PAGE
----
Operand secondOperand = new Operand(text, i);

String new_expression = text.substring(startNextPart, firstOperand.startIdx);

new_expression += String.valueOf(Math.pow(firstOperand.value, secondOperand.value);

new_expression += text.substring(secondOperand.endIdx + 1, text.length());

// This will need a little tweaking, if you want
// the newly calculated part to be part of the next
// expression as well... This is merely a start
// related to fixing the only one exponential expression bug...
startNextPart = secondOperand.endIdx;
}
}
}

return new_expression;
}

• I have never heard of the word token in this context, and googling it is not helping me, could somebody refer me or explain in their own words: what a token is? – penguinguy Dec 21 '15 at 2:05
• @penguinguy, you could also use operator... Token is simply put, an even more generalized term. – holroy Dec 21 '15 at 2:06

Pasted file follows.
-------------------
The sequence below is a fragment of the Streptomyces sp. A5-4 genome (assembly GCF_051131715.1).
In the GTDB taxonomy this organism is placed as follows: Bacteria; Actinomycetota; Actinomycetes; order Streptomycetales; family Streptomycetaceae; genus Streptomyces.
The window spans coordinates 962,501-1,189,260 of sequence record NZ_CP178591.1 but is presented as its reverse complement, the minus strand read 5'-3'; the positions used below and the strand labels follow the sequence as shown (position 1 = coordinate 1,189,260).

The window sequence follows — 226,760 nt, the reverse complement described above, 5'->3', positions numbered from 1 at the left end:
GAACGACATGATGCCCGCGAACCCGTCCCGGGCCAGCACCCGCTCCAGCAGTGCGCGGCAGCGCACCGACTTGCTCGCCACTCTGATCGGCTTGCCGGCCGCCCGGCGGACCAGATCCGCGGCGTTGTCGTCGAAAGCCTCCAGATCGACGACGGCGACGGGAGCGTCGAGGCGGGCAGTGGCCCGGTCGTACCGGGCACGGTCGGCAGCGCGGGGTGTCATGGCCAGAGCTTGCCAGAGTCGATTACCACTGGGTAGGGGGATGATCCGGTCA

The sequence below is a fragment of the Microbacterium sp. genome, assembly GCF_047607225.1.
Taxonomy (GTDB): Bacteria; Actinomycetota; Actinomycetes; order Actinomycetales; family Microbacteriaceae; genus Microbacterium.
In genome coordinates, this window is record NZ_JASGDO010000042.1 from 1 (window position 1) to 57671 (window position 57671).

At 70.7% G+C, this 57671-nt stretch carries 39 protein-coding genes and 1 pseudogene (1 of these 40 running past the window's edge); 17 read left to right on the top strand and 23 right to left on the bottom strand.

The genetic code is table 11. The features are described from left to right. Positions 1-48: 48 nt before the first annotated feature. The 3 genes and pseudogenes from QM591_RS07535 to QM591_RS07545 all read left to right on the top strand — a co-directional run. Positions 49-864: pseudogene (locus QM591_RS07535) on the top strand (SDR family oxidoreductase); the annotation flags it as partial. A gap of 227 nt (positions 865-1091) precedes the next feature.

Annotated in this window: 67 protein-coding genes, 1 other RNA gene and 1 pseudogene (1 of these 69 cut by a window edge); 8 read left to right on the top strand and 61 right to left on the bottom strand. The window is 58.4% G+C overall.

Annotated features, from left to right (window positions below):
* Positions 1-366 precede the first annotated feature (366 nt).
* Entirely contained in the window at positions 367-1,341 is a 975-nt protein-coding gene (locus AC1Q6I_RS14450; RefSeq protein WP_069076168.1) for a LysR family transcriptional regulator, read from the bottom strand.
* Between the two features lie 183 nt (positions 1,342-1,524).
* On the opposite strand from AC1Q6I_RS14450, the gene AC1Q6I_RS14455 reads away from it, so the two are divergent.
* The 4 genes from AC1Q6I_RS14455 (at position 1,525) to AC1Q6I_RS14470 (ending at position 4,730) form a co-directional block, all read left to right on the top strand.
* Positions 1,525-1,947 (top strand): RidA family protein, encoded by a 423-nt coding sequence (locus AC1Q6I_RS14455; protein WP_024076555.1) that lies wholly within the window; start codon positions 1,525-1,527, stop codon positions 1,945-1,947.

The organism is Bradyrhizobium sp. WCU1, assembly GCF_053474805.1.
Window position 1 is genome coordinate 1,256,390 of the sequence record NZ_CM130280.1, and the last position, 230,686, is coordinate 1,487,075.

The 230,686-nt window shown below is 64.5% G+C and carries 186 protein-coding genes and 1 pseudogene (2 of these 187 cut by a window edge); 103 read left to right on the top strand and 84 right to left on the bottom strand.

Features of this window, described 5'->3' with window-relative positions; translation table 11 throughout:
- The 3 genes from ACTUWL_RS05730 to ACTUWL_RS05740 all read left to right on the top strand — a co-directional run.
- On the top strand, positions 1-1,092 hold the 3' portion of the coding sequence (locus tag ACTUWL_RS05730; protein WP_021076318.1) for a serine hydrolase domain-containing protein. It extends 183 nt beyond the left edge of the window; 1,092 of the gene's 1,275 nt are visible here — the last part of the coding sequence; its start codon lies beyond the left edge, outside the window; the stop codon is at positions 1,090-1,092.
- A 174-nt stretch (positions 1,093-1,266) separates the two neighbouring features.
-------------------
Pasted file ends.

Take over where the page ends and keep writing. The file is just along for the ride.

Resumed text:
• So "token" means a type of character? For example "Hello World!", would the '!' be a token? – penguinguy Dec 21 '15 at 2:07
• @penguinguy, Here are some reading describing the wider use of token: en.wikipedia.org/wiki/Lexical_analysis#Token – holroy Dec 21 '15 at 2:10
• Overall, could you say my logic is flawed or my approach needs improvement. – penguinguy Dec 21 '15 at 2:15

Just for one thing: The isCharNumerical() function doesn't actually need a switch statement, it could be simplified just as

public static boolean isCharNumerical(char c) {
return (c >= '0' && c <= '9');
}